The use of distortion in electronic music is nothing new, but it is becoming an increasingly common creative choice. From the fractured sounds of Jon Hopkins to the walls of noise conjured by the likes of Fuck Buttons, the sound of distortion has been everywhere in electronic music over the past year or two.
There are many ways in which you can use distortion in your productions; from just adding some subtle warmth to your pad sounds to the creation of ear-bleed lead lines. There are also various possibilities to explore in terms of hardware as well as software. Below we take you through a few choice techniques that could really help to add some great texture to your recordings.
Unfortunately we can’t all afford a studio full of analog synthesizers. Digital synths (whether software or hardware) are great in many ways, but can often sound a little cold and clinical. There are various ways you can add a little more analog style warmth to a synth sound by adding a little distortion. One way to do this is to run your digital synth through some analog hardware, and this needn’t be particularly expensive. The valves and audio transformers in many vintage preamps are specifically designed to add warmth and character to an audio signal. There are also now many modern preamps that aim to do the same thing at prices that won’t break the bank. You don’t necessarily need to use preamps either – a decent analog compressor can add some great warmth to a synth sound, and obviously you can use it as a compressor as well, so you can squeeze a couple of applications out of one box. Maybe try something like the JoeMeek oneQ2; an example of a piece of hardware that can add some life to your digital synths and has multiple further applications too.
If hardware is out of the question for the time being, then you can replicate some of these tricks with plug-ins as well. Running your synths through analog modelling compressors and EQs can really do a lot to warm up a tone. There are plenty of great examples on the market, UAD go to great lengths to emulate analog hardware and have some of the most accurate sounding plug-ins around. Waves’ signature series is also worth a look; the Kramer HLS EQ and PIE compressor sound great on synths, really helping them to sit in the mix.
Taking Things Further…
So how do you go about getting a really, truly distorted sound? Again, one of the best ways is to use analog equipment, and there are a number of reasons for this. The physical act taking your digital synth soundout of your DAW and putting it through an amp can really add a lot of life to it. This is partially down to the fact that you’ll be miking up the amp and thus adding the sound of the mic and the room into your tone. It’s also because, rather than just emulating the sound of an overdriven a piece of hardware, you’ll actually be doing the real thing! You don’t need to invest in a massive amp for this – in fact, the smaller the amp, the better if you’re going for a distorted tone. This may come as a surprise but many of the biggest sounding riffs in rock history have been recorded on tiny amps. The reason for this is simple – it’s much easier to overdrive a low wattage amplifier. For example the then-groundbreaking distorted guitar sound that The Kinks used on ‘All Day And All Of The Night’ was recorded on a tiny 10-watt Elpico amp. Led Zeppelin’s Jimmy Page routinely used small amps in the studio to create his massive guitar sound. You can often pick up a small amp such as a Fender Champ, or Gibson GA-5 for $300-400 second hand, or you could simply borrow an amp from a guitar-playing friend. The Sure SM57 microphone is pretty much the classic close-mic for guitars and can be picked up for under $100 – a really decent investment for any home studio.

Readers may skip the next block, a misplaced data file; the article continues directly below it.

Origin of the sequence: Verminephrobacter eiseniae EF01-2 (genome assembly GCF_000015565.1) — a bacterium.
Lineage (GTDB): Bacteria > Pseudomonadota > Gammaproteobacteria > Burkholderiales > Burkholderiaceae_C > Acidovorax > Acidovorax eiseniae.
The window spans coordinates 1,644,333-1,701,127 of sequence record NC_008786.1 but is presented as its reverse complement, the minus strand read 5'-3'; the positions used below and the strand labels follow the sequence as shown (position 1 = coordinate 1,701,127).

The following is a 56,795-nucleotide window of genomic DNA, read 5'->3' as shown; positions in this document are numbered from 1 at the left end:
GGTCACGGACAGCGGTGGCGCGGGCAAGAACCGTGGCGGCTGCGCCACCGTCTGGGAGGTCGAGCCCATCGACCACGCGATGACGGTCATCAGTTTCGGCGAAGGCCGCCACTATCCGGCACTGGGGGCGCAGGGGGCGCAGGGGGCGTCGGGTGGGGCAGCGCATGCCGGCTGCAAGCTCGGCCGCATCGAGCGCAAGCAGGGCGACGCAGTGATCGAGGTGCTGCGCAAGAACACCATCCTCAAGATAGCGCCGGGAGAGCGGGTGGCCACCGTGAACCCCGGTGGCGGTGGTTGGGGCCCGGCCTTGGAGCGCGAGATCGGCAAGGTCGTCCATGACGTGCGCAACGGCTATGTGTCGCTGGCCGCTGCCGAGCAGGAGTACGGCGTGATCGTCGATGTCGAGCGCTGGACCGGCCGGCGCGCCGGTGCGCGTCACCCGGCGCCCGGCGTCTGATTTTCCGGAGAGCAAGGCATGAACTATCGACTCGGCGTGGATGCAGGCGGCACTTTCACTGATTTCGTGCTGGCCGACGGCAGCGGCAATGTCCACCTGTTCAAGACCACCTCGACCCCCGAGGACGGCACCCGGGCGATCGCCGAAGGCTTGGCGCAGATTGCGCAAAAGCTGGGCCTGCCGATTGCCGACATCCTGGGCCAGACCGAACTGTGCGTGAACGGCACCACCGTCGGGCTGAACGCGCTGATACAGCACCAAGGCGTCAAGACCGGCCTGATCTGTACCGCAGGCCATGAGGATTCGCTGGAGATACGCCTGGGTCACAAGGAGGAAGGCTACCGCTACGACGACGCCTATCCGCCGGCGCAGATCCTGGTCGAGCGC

An obvious alternative to putting your synths through an amp, is to use a guitar FX pedal, and many acts do this incredibly effectively. Of course you can again do all of the above through software, generally much cheaper than going the hardware route, and amp modelling software really has come a long way in the past few years. Native Instruments’ Guitar Rig 5 is a great piece of software with some very interesting presets to get you started, and Amplitube are doing some interesting things with their ‘Custom Shop’ series. If you’re a little unsure about shelling out your hard earned cash there are actually some really decent quality amp modelling plug-ins available for free. Try the offerings from Ignite Amps, LePou Plugins or TSE Audio – you’ll be surprised at what they can add to your tracks.
Amp modelling software is one way to go, but you could also invest in some dedicated distortion plug-ins. There are endless options available but one or two really do stand out from the crowd. The ‘Decapitator’ from the consistently brilliant Sound Toys is a wonderful analog saturation modeller that works wonders on synths, drums, even vocals. It’s also worth investigating the range of distortion plug-ins available from eccentric French developer, Ohm Force, in particular the ‘Ohmicide’. These plug-ins have the stamp of approval from the likes of Skrillex and Depeche Mode’s Martin Gore – and it’s safe to say that those are artists who know their way around a nasty sounding synth!